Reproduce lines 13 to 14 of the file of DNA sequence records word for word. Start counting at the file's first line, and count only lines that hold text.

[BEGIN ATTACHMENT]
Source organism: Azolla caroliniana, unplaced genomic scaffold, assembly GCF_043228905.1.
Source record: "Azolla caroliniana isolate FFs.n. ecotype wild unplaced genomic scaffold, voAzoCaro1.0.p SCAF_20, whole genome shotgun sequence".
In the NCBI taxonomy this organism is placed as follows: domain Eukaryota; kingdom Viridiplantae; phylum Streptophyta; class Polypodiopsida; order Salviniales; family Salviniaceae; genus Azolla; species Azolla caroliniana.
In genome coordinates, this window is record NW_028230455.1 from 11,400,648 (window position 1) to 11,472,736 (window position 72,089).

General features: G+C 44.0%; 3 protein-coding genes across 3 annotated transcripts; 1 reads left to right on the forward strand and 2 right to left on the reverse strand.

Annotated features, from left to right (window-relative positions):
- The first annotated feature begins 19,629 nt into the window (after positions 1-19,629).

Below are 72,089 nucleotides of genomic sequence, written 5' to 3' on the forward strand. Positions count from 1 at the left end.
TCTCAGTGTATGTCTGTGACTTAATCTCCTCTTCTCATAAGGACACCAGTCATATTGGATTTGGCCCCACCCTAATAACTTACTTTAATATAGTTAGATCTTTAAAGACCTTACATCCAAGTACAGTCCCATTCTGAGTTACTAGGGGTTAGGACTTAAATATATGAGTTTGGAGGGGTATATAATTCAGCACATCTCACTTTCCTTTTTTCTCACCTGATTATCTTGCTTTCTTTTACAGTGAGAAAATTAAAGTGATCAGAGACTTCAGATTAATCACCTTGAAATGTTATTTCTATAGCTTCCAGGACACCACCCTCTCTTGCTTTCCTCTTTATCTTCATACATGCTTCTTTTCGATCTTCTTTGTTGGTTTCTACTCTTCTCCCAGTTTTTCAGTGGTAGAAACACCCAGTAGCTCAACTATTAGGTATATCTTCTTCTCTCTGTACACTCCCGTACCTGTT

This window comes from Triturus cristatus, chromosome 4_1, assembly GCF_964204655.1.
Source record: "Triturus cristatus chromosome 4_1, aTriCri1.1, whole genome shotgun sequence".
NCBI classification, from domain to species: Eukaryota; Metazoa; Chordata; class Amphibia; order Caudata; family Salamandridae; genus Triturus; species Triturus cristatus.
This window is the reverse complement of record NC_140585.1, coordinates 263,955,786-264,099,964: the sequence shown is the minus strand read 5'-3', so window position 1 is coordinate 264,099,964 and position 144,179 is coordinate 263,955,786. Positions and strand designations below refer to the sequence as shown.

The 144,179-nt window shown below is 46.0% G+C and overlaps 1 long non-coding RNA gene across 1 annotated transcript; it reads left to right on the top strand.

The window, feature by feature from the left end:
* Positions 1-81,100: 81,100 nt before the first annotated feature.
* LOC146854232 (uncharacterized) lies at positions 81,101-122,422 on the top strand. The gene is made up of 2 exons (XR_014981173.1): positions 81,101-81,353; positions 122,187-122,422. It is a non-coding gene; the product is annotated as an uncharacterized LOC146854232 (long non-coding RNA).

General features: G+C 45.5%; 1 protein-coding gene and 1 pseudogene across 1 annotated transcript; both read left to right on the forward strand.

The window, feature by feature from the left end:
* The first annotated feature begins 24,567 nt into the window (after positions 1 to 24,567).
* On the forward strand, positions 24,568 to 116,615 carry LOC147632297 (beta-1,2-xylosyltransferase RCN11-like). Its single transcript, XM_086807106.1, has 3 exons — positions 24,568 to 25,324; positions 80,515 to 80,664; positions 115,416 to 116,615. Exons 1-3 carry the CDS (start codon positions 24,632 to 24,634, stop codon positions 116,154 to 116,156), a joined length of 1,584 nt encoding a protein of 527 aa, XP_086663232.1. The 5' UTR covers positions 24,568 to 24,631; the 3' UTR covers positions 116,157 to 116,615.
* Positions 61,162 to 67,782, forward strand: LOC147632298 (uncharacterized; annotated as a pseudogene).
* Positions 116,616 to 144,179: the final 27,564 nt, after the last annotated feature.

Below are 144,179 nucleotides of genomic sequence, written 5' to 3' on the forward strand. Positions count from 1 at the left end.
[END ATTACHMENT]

This window is the reverse complement of record NC_140585.1, coordinates 263,955,786-264,099,964: the sequence shown is the minus strand read 5'-3', so window position 1 is coordinate 264,099,964 and position 144,179 is coordinate 263,955,786. Positions and strand designations below refer to the sequence as shown.

The 144,179-nt window shown below is 46.0% G+C and overlaps 1 long non-coding RNA gene across 1 annotated transcript; it reads left to right on the top strand.